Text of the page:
• Avoid pacifiers, if possible. Ask nurses not to give your baby pacifiers, formula or sugar water unless it’s necessary. Continue avoiding pacifiers until your baby is good at latching onto your breast, which usually takes around 3 or 4 weeks.
  • Express colostrum. Your body makes early milk, called colostrum. In the first three days, in addition to breastfeeding, you can use your hands to express the early milk. Research shows that it will significantly increase your milk production.

How to Get a Good Latch

Teaching your baby how to latch on correctly can be one of the most challenging parts of breastfeeding. Many experts recommend laid-back, or baby-led, breastfeeding. Using this method, you don’t force the latch and instead encourage your baby to follow her instincts.

First, start in a place where you can be comfortable and calm. With only her diaper on, lay your baby against your bare chest. Hold her between your breasts with no expectation of feeding yet.

If your baby is hungry, she may move her head or body or look up at you. If she begins searching for your breast, support her head and shoulders, but do not force her. When your baby’s chin hits your breast, her mouth will open, and she should reach up and get a deep latch.

If this doesn’t work, there are a few things you can try:

  1. Lightly move your nipple over your baby’s lips. This may encourage her to open her mouth.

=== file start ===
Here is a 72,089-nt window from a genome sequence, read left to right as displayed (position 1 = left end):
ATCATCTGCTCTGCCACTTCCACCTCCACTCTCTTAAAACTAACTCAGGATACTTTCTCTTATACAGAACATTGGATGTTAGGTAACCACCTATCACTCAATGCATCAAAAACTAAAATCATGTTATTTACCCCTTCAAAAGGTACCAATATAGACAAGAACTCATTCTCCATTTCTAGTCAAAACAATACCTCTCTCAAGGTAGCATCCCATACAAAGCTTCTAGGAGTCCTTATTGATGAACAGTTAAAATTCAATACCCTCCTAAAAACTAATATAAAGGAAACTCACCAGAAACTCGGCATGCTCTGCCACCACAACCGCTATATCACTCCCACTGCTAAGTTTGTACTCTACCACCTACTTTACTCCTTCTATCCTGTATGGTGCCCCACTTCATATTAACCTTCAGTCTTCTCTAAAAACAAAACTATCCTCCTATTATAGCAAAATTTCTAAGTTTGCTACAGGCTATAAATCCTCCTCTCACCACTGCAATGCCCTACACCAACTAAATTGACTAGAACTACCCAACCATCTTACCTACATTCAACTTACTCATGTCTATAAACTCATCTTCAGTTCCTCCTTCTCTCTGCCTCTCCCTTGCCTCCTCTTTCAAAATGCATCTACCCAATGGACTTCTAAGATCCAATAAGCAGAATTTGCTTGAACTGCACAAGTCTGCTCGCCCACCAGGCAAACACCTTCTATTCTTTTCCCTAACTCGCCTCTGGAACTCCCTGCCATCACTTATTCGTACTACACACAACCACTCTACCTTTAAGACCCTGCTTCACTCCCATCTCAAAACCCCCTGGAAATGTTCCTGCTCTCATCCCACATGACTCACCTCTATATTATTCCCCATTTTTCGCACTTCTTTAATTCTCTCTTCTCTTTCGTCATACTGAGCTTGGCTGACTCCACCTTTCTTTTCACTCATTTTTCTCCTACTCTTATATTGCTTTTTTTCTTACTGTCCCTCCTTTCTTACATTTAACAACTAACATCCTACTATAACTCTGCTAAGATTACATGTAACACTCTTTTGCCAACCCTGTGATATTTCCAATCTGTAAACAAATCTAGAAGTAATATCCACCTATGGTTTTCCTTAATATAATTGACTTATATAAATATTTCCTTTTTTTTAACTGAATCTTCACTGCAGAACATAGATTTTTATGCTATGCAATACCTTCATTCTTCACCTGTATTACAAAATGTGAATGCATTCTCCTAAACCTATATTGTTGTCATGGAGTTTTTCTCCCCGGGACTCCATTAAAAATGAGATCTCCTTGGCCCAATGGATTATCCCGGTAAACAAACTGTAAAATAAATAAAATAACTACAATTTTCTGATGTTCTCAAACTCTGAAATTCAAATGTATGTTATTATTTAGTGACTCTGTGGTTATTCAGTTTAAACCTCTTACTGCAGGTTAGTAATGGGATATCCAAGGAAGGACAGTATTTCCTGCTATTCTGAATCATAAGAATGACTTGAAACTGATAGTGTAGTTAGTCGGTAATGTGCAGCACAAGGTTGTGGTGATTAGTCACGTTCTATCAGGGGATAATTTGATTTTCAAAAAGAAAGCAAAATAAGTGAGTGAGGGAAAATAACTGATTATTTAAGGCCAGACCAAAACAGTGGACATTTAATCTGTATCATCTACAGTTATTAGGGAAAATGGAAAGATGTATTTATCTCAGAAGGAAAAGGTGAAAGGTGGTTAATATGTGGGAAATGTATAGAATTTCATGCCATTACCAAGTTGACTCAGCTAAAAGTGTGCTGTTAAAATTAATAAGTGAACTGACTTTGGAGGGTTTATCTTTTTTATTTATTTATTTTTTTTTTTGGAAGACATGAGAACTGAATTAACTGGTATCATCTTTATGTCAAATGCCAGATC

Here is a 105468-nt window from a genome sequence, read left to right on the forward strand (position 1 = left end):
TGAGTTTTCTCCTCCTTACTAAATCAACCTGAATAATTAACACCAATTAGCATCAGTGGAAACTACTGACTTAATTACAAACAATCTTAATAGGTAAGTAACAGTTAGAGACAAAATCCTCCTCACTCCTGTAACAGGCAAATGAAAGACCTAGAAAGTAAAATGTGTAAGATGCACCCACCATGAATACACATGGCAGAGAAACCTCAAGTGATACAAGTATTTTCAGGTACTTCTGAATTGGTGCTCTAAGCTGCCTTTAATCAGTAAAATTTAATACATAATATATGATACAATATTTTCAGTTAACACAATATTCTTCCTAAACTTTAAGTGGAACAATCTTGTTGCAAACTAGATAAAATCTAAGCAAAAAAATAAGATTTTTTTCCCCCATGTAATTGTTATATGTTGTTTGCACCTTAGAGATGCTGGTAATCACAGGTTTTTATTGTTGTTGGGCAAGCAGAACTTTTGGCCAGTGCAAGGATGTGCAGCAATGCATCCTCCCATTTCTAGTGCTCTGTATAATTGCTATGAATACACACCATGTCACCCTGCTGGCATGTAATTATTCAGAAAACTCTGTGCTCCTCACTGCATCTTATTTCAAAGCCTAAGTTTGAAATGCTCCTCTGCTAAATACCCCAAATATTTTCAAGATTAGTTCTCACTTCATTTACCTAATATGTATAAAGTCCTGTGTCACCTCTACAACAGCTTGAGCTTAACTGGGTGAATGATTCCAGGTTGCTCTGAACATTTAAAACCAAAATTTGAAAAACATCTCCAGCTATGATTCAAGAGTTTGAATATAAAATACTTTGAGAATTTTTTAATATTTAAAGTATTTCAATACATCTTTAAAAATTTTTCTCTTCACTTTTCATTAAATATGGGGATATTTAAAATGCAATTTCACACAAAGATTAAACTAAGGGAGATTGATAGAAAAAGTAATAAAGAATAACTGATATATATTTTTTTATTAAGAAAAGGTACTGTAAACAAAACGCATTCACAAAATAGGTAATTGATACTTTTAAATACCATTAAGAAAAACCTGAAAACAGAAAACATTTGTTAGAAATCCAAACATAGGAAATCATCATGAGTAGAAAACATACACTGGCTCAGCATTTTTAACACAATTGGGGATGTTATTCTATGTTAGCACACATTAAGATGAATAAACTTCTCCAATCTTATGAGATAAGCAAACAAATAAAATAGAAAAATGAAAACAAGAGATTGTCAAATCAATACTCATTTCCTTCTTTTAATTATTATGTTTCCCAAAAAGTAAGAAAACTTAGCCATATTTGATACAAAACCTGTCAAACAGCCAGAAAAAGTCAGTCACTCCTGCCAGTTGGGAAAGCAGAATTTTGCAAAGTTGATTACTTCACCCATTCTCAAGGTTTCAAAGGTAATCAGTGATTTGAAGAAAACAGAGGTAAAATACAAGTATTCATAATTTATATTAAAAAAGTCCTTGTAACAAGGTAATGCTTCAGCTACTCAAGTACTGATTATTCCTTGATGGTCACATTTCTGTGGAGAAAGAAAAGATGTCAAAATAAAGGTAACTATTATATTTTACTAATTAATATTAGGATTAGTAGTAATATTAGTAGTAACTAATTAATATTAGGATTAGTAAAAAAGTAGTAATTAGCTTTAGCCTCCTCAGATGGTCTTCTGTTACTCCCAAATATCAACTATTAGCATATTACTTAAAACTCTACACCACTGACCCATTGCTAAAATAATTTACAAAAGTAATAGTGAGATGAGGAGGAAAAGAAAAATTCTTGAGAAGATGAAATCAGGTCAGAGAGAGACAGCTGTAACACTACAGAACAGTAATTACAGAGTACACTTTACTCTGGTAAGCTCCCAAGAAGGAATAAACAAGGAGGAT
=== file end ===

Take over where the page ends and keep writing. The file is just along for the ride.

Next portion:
2. Position your baby so that her chin and lower jaw are touching your breast.
  3. To encourage your baby to latch deeply, try to position her lower lip further from the base of the nipple.

What is Considered a Good Latch?

  • Doesn’t hurt or pinch you.
  • You don’t or barely see your areola because your baby’s mouth is covering it.
  • Your baby doesn’t need to turn her head while drinking. She is comfortably rested on your body.
  • Your baby’s lips are turned outward. You may not be able to see her bottom lip.
  • After nursing, if your nipple is flat, the latch is only on the nipple and may cause pain. If it’s the same shape before and after feeding, it’s a good latch.

Why Does It Hurt?

Many mothers have trouble with latching at first and experience pain. This often happens when the baby is sucking on just the nipple when sucking on the entire area, including the areola is preferable.